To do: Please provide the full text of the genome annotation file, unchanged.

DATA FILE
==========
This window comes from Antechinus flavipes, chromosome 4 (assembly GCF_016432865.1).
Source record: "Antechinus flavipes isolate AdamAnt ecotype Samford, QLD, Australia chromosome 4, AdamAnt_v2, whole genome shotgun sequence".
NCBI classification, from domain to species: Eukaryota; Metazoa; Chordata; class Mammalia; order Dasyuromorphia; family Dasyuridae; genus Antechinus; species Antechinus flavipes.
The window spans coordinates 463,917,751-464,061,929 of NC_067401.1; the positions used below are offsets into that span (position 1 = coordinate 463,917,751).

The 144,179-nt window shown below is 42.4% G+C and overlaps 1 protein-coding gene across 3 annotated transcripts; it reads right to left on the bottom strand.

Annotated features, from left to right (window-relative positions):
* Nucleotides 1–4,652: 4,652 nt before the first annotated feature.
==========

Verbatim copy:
This window comes from Antechinus flavipes, chromosome 4 (assembly GCF_016432865.1).
Source record: "Antechinus flavipes isolate AdamAnt ecotype Samford, QLD, Australia chromosome 4, AdamAnt_v2, whole genome shotgun sequence".
NCBI classification, from domain to species: Eukaryota; Metazoa; Chordata; class Mammalia; order Dasyuromorphia; family Dasyuridae; genus Antechinus; species Antechinus flavipes.
The window spans coordinates 463,917,751-464,061,929 of NC_067401.1; the positions used below are offsets into that span (position 1 = coordinate 463,917,751).

The 144,179-nt window shown below is 42.4% G+C and overlaps 1 protein-coding gene across 3 annotated transcripts; it reads right to left on the bottom strand.

Annotated features, from left to right (window-relative positions):
* Nucleotides 1–4,652: 4,652 nt before the first annotated feature.